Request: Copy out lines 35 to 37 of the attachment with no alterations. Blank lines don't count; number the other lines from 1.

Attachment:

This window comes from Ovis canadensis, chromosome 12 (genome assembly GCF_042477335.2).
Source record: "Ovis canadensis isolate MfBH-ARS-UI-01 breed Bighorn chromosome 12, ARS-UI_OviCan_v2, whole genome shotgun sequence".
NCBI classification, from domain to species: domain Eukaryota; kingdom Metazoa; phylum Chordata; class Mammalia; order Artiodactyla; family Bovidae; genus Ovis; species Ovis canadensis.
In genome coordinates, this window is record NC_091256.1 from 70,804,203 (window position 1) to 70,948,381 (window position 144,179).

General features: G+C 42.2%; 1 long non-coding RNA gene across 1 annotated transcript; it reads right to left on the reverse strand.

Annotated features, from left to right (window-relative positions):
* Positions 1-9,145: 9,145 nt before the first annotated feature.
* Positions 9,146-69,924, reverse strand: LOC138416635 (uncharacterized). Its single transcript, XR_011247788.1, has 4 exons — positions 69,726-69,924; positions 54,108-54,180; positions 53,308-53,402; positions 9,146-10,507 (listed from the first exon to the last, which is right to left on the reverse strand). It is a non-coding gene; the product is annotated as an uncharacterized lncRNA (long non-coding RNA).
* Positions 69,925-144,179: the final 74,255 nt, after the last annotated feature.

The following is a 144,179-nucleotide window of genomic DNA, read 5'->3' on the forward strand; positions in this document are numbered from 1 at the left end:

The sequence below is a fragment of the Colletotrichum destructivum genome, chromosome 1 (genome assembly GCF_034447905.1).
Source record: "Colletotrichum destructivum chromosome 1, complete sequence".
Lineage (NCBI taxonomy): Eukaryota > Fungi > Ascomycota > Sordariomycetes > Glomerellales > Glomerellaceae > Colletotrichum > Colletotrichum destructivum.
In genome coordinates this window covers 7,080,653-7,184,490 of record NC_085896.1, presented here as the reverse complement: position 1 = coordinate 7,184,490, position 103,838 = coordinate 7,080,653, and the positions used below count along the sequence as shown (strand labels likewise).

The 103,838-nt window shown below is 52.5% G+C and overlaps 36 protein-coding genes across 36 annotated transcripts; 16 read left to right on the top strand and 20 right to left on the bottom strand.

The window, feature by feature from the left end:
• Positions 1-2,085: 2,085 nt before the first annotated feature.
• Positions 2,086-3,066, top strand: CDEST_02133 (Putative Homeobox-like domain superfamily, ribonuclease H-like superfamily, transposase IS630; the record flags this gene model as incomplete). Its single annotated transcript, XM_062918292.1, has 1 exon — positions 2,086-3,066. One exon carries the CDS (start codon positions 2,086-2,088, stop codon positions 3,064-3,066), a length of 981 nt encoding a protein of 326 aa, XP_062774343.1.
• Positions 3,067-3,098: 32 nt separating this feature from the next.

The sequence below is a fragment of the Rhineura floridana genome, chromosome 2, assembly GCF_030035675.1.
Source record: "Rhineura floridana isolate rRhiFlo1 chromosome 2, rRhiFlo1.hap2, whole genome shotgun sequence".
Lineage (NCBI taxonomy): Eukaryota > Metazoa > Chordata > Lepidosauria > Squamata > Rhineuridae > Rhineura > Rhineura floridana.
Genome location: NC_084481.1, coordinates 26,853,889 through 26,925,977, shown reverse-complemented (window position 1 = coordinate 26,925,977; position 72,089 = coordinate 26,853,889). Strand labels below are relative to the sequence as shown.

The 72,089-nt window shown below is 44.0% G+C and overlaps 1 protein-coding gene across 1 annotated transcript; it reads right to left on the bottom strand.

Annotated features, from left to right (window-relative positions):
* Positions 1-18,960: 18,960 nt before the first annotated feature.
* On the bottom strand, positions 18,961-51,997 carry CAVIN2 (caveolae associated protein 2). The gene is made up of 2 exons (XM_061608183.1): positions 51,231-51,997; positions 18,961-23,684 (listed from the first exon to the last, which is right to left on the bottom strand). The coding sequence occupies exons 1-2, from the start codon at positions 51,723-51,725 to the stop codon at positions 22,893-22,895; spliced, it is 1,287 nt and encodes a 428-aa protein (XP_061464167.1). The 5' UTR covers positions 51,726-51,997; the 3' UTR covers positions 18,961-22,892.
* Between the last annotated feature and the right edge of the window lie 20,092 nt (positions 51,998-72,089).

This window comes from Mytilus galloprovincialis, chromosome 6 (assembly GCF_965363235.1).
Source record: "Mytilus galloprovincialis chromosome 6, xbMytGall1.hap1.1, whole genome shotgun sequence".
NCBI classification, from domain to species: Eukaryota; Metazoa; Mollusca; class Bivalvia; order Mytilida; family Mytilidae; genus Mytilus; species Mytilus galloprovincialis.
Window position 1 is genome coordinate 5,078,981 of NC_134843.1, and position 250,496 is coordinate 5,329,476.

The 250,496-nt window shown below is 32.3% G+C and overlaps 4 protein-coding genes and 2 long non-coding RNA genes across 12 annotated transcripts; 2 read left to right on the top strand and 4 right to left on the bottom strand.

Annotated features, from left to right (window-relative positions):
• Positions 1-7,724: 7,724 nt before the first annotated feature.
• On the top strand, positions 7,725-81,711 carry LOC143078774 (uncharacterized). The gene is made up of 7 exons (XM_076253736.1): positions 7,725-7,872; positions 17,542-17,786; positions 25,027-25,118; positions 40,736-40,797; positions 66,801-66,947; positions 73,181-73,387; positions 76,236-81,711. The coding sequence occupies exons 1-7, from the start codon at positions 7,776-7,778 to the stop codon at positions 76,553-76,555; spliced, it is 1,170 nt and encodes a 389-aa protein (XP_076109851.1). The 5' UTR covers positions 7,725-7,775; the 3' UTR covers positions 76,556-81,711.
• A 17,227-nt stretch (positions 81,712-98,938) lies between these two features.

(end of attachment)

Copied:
• Positions 1-7,724: 7,724 nt before the first annotated feature.
• On the top strand, positions 7,725-81,711 carry LOC143078774 (uncharacterized). The gene is made up of 7 exons (XM_076253736.1): positions 7,725-7,872; positions 17,542-17,786; positions 25,027-25,118; positions 40,736-40,797; positions 66,801-66,947; positions 73,181-73,387; positions 76,236-81,711. The coding sequence occupies exons 1-7, from the start codon at positions 7,776-7,778 to the stop codon at positions 76,553-76,555; spliced, it is 1,170 nt and encodes a 389-aa protein (XP_076109851.1). The 5' UTR covers positions 7,725-7,775; the 3' UTR covers positions 76,556-81,711.
• A 17,227-nt stretch (positions 81,712-98,938) lies between these two features.